Kia has been on a roll as of late. Led by the Kia Stinger, the sleek four door sport sedan helped change peoples perception of the Korean car brand. Once known for making budget focused entries that eschewed style and performance for the sake of a low price tag, the Stinger showed the world that style, performance, and technology have become the new pillars for future Kia products going forward. The Stinger’s DNA has begun trickling down to other members of the Kia lineup including the 2019 Kia Forte, as well as the reworked 2019 Kia Optima. But can the 2019 Kia Optima still channel the same building blocks that helped define its predecessors rapid rise to popularity? Or has this infusion of Stinger DNA gone horribly wrong?
Bolder Styling Brings Stinger Inspiration But Fails To Unify The Recipe:
The first step to try and answer this question is judging the Optima’s exterior revisions for 2019, and based on what our tester brought to the plate during its stay with us, we think that Kia designers hit the nail on the head when it came to bringing some much needed swagger to the Optima’s lines. Revamped front and rear bumpers do their best Stinger impression, and the snappier suit of clothes also caused our tester to draw its fair share of attention when making the daily commute through town. Tweaked front headlights feature Stinger inspired LED daytime running lights, while the rear taillights are much sharper than before, and now come equipped with LED accents. Choose a range topping SX variant like our car, and you are also rewarded with 18-inch multi-spoke alloy wheels that are adorned with black accents.
These sporty touches are welcome additions, but they fail to bring some unity to the design, with our tester feeling like it is a rehashed version of the current generation Optima. The 2016 Optima ditched an all out redesign for a more modest refresh of the outgoing car, and three years later, it’s disappointing that Kia still chose to play it safe, and opted to phone it in so to speak, versus going all in with the updating stylus. But while the exterior styling may lack the inner beauty that some of its competitors present to the masses, don’t expect that to bother Optima buyers too much. In fact, the Optima is one of Kia’s best selling models, with over 80,000 units being sold last year. It also has more flair than some of its rivals, including the Toyota Camry, the Chevy Malibu, the aging and not long for this world Ford Fusion, and even the Honda Accord. That’s an impressive roster, and we are pleased to see that the Optima can play ball with some of these stalwarts on a roughly equal playing field.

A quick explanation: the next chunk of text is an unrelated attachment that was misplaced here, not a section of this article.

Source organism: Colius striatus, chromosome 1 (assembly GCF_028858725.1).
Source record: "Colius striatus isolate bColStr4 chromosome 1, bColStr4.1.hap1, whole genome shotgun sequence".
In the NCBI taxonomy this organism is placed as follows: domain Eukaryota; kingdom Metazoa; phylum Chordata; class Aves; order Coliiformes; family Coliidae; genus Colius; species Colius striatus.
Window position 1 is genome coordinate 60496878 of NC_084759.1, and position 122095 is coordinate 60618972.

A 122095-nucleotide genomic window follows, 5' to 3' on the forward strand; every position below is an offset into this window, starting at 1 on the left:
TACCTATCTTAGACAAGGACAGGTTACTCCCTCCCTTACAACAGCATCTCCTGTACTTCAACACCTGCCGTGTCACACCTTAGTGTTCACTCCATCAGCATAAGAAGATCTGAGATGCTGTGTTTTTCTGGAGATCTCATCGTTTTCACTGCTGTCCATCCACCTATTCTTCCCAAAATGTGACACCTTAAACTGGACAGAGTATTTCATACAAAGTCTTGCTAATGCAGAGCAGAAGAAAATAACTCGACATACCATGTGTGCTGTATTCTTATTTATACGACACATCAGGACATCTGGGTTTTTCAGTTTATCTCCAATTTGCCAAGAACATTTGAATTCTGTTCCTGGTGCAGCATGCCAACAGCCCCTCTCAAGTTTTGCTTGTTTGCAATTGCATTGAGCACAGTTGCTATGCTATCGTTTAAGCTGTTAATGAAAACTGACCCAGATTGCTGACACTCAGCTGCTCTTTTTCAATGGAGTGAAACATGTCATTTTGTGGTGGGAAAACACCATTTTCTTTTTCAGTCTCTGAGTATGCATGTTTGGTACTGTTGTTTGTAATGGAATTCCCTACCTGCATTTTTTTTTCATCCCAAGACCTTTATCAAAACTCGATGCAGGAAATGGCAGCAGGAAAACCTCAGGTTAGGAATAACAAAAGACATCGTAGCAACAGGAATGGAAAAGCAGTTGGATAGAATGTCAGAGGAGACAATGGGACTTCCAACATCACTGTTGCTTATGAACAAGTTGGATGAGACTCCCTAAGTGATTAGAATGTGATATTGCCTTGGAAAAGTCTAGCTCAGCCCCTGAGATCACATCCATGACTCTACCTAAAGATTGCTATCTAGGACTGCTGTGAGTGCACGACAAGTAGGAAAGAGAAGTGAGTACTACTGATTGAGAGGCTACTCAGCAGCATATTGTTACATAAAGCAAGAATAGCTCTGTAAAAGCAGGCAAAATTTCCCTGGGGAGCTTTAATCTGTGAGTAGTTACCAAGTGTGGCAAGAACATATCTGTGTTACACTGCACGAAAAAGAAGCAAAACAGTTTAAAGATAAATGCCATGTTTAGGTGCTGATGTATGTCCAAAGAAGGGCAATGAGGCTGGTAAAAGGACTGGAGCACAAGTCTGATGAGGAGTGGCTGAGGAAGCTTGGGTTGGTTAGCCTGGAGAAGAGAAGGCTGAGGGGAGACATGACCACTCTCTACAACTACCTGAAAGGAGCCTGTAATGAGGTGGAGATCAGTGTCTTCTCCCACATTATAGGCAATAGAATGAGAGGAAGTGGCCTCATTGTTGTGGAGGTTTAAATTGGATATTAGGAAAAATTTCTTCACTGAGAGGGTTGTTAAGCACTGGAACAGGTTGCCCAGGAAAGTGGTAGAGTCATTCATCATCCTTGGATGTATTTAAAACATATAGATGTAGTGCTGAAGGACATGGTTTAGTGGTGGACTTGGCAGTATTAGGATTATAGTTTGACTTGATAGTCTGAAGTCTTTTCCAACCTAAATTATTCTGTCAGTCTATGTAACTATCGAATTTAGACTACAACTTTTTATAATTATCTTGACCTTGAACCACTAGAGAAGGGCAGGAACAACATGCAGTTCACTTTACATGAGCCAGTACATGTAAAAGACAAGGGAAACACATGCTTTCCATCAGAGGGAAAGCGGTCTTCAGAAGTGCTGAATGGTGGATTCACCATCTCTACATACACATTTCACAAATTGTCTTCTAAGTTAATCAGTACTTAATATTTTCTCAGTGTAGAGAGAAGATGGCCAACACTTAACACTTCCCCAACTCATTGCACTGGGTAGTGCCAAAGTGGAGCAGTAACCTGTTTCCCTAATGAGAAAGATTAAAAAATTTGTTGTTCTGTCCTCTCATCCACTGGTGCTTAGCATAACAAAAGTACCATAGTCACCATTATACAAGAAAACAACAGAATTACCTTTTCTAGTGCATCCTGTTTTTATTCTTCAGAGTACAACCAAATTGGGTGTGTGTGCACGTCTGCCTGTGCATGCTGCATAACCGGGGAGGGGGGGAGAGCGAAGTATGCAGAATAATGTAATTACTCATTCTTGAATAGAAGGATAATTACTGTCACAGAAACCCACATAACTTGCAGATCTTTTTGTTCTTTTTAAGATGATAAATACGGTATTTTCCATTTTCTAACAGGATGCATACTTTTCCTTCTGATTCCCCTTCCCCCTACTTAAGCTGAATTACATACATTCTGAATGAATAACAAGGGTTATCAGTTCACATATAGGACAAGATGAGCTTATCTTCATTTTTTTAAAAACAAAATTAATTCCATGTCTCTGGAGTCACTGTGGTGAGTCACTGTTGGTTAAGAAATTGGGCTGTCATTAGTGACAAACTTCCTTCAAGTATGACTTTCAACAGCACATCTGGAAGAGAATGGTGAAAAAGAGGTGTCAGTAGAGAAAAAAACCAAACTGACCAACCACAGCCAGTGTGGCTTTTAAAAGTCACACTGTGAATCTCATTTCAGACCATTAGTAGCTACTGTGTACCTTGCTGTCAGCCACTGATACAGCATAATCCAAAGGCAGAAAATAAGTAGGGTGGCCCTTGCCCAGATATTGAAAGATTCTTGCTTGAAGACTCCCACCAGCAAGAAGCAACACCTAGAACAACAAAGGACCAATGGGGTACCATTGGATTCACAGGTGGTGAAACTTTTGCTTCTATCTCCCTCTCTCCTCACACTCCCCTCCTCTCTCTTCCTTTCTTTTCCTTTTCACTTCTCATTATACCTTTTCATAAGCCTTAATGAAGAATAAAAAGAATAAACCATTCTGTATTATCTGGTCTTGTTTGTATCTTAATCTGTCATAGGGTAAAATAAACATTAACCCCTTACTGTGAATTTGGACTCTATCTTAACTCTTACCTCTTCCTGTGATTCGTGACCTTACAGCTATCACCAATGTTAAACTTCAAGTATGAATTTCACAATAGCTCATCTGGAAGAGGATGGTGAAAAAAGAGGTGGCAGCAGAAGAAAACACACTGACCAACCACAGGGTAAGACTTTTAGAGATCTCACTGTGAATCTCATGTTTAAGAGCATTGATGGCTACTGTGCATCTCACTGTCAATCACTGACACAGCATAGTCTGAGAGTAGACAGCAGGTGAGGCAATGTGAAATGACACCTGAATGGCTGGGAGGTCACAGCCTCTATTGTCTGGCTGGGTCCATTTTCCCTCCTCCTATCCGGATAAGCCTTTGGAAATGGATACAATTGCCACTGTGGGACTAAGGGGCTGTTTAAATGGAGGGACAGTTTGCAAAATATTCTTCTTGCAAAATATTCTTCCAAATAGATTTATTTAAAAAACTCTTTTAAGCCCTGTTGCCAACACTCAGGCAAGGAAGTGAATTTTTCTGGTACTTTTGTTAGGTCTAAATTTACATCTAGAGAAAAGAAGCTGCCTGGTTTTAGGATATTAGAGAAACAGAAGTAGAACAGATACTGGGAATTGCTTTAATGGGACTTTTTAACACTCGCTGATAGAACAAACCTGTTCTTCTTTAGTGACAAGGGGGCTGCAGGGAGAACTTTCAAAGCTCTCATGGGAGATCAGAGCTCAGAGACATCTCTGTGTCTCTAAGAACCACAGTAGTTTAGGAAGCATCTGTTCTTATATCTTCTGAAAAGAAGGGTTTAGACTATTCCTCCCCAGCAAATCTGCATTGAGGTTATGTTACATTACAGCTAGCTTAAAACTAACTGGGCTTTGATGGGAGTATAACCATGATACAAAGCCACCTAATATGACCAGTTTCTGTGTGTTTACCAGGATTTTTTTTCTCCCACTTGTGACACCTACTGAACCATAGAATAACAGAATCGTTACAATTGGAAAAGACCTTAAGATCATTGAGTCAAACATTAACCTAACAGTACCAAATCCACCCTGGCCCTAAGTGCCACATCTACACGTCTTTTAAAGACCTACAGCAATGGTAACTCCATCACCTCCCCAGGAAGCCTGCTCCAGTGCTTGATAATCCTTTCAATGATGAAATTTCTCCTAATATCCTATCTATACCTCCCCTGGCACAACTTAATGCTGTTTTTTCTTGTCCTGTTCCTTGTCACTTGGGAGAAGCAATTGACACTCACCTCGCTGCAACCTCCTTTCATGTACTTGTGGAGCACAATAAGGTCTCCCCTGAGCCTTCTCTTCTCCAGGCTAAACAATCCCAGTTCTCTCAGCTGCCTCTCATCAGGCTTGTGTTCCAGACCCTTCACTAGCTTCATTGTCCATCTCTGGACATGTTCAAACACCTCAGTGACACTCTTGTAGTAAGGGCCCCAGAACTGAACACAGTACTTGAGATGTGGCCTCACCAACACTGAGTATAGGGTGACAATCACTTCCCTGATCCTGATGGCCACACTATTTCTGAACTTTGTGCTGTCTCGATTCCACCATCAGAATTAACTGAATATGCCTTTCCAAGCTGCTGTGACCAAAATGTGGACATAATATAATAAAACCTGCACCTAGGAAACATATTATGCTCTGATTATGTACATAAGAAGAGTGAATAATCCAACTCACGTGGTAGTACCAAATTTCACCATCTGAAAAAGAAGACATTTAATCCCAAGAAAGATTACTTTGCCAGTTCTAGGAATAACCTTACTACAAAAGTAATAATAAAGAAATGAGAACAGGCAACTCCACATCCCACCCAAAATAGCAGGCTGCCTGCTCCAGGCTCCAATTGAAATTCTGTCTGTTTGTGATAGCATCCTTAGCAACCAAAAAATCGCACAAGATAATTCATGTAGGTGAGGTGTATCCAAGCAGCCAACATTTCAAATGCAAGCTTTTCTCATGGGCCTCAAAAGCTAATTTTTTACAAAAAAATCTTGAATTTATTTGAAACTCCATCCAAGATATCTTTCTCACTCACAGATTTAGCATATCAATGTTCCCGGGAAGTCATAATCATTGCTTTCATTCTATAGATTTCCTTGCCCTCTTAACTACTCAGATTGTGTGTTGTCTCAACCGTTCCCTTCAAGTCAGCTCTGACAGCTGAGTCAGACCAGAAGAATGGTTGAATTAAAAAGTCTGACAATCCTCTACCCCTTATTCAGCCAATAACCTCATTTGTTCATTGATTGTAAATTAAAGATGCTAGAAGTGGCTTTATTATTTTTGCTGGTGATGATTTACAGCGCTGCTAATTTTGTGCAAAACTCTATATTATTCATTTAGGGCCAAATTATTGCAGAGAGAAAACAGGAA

A Sporty Interior Undermined By Compromise:
The interior of the cabin was clearly inspired by some of the sportier elements that Kia has been trying to inject into their recent models, and on the surface it does bring some good things to the table. For example, the two-tone red and black color scheme is part of an SX exclusive appearance package, and the sport infused front seats do offer good amounts of support, and are very comfortable places to spend time in. Kia’s revised UVO infotainment system is another highlight, and it now comes in three flavors to try and appeal to a wide range of budgets. Our car had the top of the line system with the integrated navigation software, and we fell in love with how easy it was to use, especially the way that various buttons and controls fell easily into the hand. We are also glad to see that its integration of Android Auto (the default phone format here in the office) is still one of the best in the segment.
However, there are also cheaper plastics scattered about through out the interior, and these shinier plastics do betray the upscale vibe that the Optima is trying to go for in this particular trim. Rear headroom in our tester was also very tight, but thankfully, the decent amounts of rear legroom do help mitigate some of this somewhat, and it allows rear passengers to stretch out and relax. We also heard a few rattles from the front passenger dashboard, and the brightly colored front seats could’ve used more side support during curvier sections of driving. We wish that Kia designers will address some of these short comings, since the Optima does bring a lot of good traits to the table, and we hope that a more extensive rethink will allow the cabin to truly shine and be a rattle free place to spend time in.
Punching Above Its Weight In All The Right Ways: